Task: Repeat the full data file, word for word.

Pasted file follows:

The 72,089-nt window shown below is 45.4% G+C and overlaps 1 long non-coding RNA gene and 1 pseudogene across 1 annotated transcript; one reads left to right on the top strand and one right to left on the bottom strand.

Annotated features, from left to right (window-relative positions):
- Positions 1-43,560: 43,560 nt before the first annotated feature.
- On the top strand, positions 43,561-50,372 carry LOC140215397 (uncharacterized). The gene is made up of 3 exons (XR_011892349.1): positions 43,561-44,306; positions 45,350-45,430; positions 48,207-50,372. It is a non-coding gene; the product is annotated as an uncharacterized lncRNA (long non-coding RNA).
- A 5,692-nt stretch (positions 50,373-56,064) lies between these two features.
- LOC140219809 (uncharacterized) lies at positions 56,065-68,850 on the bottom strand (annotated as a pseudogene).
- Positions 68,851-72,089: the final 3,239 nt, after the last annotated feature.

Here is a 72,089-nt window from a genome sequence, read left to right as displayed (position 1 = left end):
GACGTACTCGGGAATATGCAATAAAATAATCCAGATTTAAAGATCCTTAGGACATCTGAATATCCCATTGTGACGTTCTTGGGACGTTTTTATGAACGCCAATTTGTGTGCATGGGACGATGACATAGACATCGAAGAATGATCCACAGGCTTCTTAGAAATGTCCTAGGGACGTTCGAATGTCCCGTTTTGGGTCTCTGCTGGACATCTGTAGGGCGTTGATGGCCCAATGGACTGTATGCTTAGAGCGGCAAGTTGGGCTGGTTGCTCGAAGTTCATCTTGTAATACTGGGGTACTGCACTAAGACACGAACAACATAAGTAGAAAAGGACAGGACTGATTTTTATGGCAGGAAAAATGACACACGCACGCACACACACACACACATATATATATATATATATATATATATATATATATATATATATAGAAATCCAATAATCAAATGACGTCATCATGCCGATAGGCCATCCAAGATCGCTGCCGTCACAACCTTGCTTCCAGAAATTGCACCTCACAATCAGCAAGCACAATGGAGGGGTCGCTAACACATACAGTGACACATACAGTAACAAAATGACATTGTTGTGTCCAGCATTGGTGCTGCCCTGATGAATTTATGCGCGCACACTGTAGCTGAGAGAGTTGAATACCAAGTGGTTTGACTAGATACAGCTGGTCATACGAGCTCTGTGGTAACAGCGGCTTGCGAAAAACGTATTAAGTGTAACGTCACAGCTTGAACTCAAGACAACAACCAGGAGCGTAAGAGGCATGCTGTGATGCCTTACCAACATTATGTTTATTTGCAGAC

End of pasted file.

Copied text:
The 72,089-nt window shown below is 45.4% G+C and overlaps 1 long non-coding RNA gene and 1 pseudogene across 1 annotated transcript; one reads left to right on the top strand and one right to left on the bottom strand.

Annotated features, from left to right (window-relative positions):
- Positions 1-43,560: 43,560 nt before the first annotated feature.
- On the top strand, positions 43,561-50,372 carry LOC140215397 (uncharacterized). The gene is made up of 3 exons (XR_011892349.1): positions 43,561-44,306; positions 45,350-45,430; positions 48,207-50,372. It is a non-coding gene; the product is annotated as an uncharacterized lncRNA (long non-coding RNA).
- A 5,692-nt stretch (positions 50,373-56,064) lies between these two features.
- LOC140219809 (uncharacterized) lies at positions 56,065-68,850 on the bottom strand (annotated as a pseudogene).
- Positions 68,851-72,089: the final 3,239 nt, after the last annotated feature.

Here is a 72,089-nt window from a genome sequence, read left to right as displayed (position 1 = left end):
GACGTACTCGGGAATATGCAATAAAATAATCCAGATTTAAAGATCCTTAGGACATCTGAATATCCCATTGTGACGTTCTTGGGACGTTTTTATGAACGCCAATTTGTGTGCATGGGACGATGACATAGACATCGAAGAATGATCCACAGGCTTCTTAGAAATGTCCTAGGGACGTTCGAATGTCCCGTTTTGGGTCTCTGCTGGACATCTGTAGGGCGTTGATGGCCCAATGGACTGTATGCTTAGAGCGGCAAGTTGGGCTGGTTGCTCGAAGTTCATCTTGTAATACTGGGGTACTGCACTAAGACACGAACAACATAAGTAGAAAAGGACAGGACTGATTTTTATGGCAGGAAAAATGACACACGCACGCACACACACACACACATATATATATATATATATATATATATATATATATATATATATAGAAATCCAATAATCAAATGACGTCATCATGCCGATAGGCCATCCAAGATCGCTGCCGTCACAACCTTGCTTCCAGAAATTGCACCTCACAATCAGCAAGCACAATGGAGGGGTCGCTAACACATACAGTGACACATACAGTAACAAAATGACATTGTTGTGTCCAGCATTGGTGCTGCCCTGATGAATTTATGCGCGCACACTGTAGCTGAGAGAGTTGAATACCAAGTGGTTTGACTAGATACAGCTGGTCATACGAGCTCTGTGGTAACAGCGGCTTGCGAAAAACGTATTAAGTGTAACGTCACAGCTTGAACTCAAGACAACAACCAGGAGCGTAAGAGGCATGCTGTGATGCCTTACCAACATTATGTTTATTTGCAGAC